Loading images...
The Water Project: Muroni Primary School -  Clean Water Flowing
The Water Project: Muroni Primary School -  Clean Water Flowing
The Water Project: Muroni Primary School -  Comfort Washing Her Hands
The Water Project: Muroni Primary School -  Washing Hands
The Water Project: Muroni Primary School -  Teacher Busolo Washing Hands
The Water Project: Muroni Primary School -  Pupils Participation
The Water Project: Muroni Primary School -  Construction Of The Walls
The Water Project: Muroni Primary School -  Pillars
The Water Project: Muroni Primary School -  Plastering Inside The Tank
The Water Project: Muroni Primary School -  Plastering Outside Of Tank
The Water Project: Muroni Primary School -  Wire For Dome
The Water Project: Muroni Primary School -  Setting Up The Dome
The Water Project: Muroni Primary School -  The Dome
The Water Project: Muroni Primary School -  Setting The Plaque
The Water Project: Muroni Primary School -  Drawing Point
The Water Project: Muroni Primary School -  Soak Pit
The Water Project: Muroni Primary School -  Completed Project
The Water Project: Muroni Primary School -  Handing Over Ceremony
The Water Project: Muroni Primary School -  Handing Over The Tank
The Water Project: Muroni Primary School -  Boys Latrines
The Water Project: Muroni Primary School -  Girls Latrines
The Water Project: Muroni Primary School -  Active Participation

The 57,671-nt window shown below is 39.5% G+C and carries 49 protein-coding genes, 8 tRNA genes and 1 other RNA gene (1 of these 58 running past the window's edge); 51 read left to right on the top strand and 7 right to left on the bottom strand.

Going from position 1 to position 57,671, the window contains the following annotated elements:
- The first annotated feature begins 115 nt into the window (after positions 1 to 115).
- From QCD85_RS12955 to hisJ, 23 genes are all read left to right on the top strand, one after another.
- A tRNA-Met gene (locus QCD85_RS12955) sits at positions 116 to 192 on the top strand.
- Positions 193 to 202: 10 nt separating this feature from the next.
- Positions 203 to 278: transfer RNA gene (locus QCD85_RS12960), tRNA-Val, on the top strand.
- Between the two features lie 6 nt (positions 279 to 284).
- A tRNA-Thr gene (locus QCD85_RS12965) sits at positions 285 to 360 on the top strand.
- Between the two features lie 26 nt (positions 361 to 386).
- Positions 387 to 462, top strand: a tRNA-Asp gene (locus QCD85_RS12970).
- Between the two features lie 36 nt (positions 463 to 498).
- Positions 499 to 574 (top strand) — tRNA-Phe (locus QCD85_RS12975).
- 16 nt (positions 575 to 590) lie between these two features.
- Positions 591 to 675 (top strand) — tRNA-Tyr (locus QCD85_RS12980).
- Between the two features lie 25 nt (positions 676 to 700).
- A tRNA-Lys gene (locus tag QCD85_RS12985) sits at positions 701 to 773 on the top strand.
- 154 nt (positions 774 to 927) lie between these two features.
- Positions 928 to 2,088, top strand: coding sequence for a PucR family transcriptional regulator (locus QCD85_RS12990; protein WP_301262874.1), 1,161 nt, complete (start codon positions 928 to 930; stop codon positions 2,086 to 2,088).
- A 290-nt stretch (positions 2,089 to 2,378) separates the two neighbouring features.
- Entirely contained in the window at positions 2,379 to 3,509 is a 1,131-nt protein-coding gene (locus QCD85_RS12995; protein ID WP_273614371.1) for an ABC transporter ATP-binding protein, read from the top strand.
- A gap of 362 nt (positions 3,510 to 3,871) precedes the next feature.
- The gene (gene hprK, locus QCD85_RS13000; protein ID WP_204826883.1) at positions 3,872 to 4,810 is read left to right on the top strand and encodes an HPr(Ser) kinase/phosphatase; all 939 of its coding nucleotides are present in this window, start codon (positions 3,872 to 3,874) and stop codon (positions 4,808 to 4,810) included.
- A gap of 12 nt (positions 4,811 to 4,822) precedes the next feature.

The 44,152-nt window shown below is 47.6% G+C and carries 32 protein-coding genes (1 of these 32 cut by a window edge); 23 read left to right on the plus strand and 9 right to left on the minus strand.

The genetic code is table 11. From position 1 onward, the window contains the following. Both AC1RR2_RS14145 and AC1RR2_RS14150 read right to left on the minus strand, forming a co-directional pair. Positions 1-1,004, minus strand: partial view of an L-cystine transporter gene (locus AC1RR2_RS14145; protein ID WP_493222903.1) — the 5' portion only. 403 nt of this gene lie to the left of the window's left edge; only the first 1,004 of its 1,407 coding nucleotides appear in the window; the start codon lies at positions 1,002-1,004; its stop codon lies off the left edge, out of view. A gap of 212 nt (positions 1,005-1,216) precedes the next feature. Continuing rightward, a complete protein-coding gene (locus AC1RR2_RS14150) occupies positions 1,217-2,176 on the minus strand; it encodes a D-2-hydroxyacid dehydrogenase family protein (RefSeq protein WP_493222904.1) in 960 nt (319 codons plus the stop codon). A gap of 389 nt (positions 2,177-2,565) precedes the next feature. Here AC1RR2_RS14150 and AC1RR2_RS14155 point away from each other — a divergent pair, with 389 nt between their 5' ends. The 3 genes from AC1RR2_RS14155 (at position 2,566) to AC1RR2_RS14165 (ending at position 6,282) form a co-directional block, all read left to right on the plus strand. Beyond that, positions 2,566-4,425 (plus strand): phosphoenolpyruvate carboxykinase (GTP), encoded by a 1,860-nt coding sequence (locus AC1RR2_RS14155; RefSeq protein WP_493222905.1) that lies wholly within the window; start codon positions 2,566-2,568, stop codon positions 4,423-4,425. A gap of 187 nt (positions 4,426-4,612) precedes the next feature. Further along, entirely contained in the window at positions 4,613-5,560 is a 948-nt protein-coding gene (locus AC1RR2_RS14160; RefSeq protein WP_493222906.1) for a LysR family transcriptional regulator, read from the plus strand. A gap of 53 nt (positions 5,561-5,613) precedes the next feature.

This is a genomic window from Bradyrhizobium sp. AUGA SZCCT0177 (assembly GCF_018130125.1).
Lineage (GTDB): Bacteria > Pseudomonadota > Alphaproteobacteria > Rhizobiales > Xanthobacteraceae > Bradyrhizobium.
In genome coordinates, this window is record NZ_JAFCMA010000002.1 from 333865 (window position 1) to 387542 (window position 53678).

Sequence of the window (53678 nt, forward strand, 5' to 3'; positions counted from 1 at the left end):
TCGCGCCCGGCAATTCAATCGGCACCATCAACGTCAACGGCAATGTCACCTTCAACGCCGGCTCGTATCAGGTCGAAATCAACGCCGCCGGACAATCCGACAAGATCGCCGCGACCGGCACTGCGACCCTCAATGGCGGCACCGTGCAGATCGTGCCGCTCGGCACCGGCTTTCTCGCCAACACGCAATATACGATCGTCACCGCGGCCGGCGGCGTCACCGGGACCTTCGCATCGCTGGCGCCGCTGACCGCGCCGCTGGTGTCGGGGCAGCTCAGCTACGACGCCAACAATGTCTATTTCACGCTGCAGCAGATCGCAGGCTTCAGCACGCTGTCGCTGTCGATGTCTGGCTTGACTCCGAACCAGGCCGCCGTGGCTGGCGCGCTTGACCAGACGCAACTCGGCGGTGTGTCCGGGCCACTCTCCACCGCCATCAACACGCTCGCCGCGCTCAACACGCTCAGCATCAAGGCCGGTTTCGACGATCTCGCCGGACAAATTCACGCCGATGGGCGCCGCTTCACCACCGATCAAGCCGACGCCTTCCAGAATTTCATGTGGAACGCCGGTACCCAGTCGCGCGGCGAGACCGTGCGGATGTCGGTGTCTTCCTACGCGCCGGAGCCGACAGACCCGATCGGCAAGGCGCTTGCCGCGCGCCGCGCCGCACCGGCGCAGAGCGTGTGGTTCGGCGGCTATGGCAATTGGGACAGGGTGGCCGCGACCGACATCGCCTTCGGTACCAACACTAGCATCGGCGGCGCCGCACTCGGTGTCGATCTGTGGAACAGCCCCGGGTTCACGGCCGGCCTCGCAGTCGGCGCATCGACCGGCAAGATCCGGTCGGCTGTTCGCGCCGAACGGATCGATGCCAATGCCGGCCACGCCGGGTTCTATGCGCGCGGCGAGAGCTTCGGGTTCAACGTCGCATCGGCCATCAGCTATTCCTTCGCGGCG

The Water Project: Muroni Primary School -  Handwashing Process
The Water Project: Muroni Primary School -  Handwashing
The Water Project: Muroni Primary School -  Practicing Distancing
The Water Project: Muroni Primary School -  Sneezing Using Bent Elbow
The Water Project: Muroni Primary School -  Training Ongoing
The Water Project: Muroni Primary School -  Using Soap
The Water Project: Muroni Primary School -  Happy Students
The Water Project: Muroni Primary School -  Happy Students
The Water Project: Muroni Primary School -  Happy Students
The Water Project: Muroni Primary School -  Happy Students
The Water Project: Muroni Primary School -  Comfort M
The Water Project: Muroni Primary School -  Constatine M
The Water Project: Muroni Primary School -  Fridah C
The Water Project: Muroni Primary School -  Cleaning Dishes At The Tap
The Water Project: Muroni Primary School -  Cleaning Lunch Dishes At The Tap
The Water Project: Muroni Primary School -  Comfort At The Tap
The Water Project: Muroni Primary School -  Mr Busolo At The Tap
The Water Project: Muroni Primary School -  Small Plastic Storage Tank
The Water Project: Muroni Primary School -  Student Carrying Water
The Water Project: Muroni Primary School -  Students Collecting Water
The Water Project: Muroni Primary School -  Water Tank Access Point
The Water Project: Muroni Primary School -  Water Storage Containers In The Kitchen
The Water Project: Muroni Primary School -  Student Comfort
The Water Project: Muroni Primary School -  Teacher Peter Busolo
The Water Project: Muroni Primary School -  Surrounding Area
The Water Project: Muroni Primary School -  Winners Never Quit The Race
The Water Project: Muroni Primary School -  Administration Block
The Water Project: Muroni Primary School -  Boys Latrines
The Water Project: Muroni Primary School -  Classrooms
The Water Project: Muroni Primary School -  Garbage Pit
The Water Project: Muroni Primary School -  Gate
The Water Project: Muroni Primary School -  Girls Latrines
The Water Project: Muroni Primary School -  Kitchen
The Water Project: Muroni Primary School -  School Grounds
The Water Project: Muroni Primary School -  School Sign
The Water Project: Muroni Primary School -  Students Attend Class In The Shade